The classical receptive fields of V1 neurons contain only local visual input features. The visual system must group separate local elements into meaningful global features to infer the visual objects in the scene. Local features can group into regions, as in texture segmentation; or into contours which may represent boundaries of underlying objects. I propose that the primary visual cortex (V1) contributes to both kinds of groupings with a single mechanism of cortical interactions/dynamics mediated by the horizontal connections, and that the dynamics enhance the saliencies of those features in the contours (compared with those in a noisy background) or near the region boundaries (compared with those away from the boundaries). Visual inputs specify the initial neural activity levels, and cortical dynamics modify the neural activities to achieve desired computations. Contours are thereby enhanced through dynamically integrating the mutual facilitation between contour segments, while region boundaries are manifested (and enhanced) in the dynamics because of the breakdown of translation invariance in image characteristics at the region boundaries. I will show analytically and empirically how global phenomena emerge from local features and finite range interactions, how saliency enhancement relates to the contour length and curvature, and how the neural interaction can be computationally designed for region segmentation and figure-ground segregation. The structure and behavior of the model are consistent with experimental observations.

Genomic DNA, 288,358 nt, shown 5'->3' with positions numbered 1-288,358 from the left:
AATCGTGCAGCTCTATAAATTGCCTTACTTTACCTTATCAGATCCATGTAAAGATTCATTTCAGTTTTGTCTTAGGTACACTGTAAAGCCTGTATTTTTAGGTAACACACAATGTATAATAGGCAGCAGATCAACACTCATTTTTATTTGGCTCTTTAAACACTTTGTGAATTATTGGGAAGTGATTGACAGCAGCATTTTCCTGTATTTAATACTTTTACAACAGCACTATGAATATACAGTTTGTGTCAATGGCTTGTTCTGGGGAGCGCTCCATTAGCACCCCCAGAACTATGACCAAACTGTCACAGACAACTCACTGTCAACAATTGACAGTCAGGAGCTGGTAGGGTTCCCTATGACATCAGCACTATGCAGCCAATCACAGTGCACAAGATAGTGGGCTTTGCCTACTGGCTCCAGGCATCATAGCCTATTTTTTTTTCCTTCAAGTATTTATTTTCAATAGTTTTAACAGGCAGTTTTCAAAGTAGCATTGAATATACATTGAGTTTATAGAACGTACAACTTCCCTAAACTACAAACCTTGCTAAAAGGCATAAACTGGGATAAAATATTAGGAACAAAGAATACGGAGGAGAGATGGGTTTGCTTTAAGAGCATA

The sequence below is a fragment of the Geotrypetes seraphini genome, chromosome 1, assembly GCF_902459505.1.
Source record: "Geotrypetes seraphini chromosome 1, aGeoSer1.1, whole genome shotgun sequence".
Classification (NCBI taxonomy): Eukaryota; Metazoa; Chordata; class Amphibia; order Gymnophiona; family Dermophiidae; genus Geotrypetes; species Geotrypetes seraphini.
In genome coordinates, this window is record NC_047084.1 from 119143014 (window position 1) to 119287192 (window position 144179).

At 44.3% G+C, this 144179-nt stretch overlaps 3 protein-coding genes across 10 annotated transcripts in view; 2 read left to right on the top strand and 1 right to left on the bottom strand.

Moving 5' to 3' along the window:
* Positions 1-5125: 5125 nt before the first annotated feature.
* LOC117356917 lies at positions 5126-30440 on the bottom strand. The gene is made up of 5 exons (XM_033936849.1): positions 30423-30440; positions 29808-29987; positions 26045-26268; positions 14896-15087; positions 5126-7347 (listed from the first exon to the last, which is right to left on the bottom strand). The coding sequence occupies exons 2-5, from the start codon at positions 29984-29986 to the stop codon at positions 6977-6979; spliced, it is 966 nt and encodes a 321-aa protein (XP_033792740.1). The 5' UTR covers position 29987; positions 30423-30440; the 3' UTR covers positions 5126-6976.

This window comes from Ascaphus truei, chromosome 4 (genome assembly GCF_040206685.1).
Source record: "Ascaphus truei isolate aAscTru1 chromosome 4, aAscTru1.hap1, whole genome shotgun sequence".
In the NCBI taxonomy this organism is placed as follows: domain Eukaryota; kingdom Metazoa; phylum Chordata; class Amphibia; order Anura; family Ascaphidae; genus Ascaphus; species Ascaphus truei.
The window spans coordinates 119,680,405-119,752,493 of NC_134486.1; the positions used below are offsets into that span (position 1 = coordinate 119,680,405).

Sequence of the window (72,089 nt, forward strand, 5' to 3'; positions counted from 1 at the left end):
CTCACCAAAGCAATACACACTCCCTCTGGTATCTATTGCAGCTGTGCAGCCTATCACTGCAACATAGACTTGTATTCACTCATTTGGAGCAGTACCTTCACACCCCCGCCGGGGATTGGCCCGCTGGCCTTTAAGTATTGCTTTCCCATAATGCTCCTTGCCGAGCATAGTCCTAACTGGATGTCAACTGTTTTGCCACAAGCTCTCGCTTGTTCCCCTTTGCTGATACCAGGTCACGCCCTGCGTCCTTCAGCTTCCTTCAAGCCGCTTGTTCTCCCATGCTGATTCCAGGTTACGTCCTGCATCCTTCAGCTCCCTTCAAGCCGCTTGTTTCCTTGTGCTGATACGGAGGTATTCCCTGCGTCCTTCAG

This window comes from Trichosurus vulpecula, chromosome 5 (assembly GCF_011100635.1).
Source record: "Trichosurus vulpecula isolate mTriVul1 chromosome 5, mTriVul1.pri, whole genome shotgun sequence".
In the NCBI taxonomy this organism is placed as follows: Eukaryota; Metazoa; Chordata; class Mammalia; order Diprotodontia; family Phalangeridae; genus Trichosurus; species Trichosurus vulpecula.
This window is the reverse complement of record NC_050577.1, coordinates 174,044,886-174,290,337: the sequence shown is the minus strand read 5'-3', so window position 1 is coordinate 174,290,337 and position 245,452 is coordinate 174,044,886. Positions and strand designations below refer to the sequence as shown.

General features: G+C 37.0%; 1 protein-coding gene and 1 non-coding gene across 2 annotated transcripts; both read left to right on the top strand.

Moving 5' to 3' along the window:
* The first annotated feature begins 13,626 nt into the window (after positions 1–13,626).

Published in Theoretical aspects of neural computation K.M. Wong, I. King, and D.Y. Yeung (eds) Springer-verlag, page 155-164 January 1998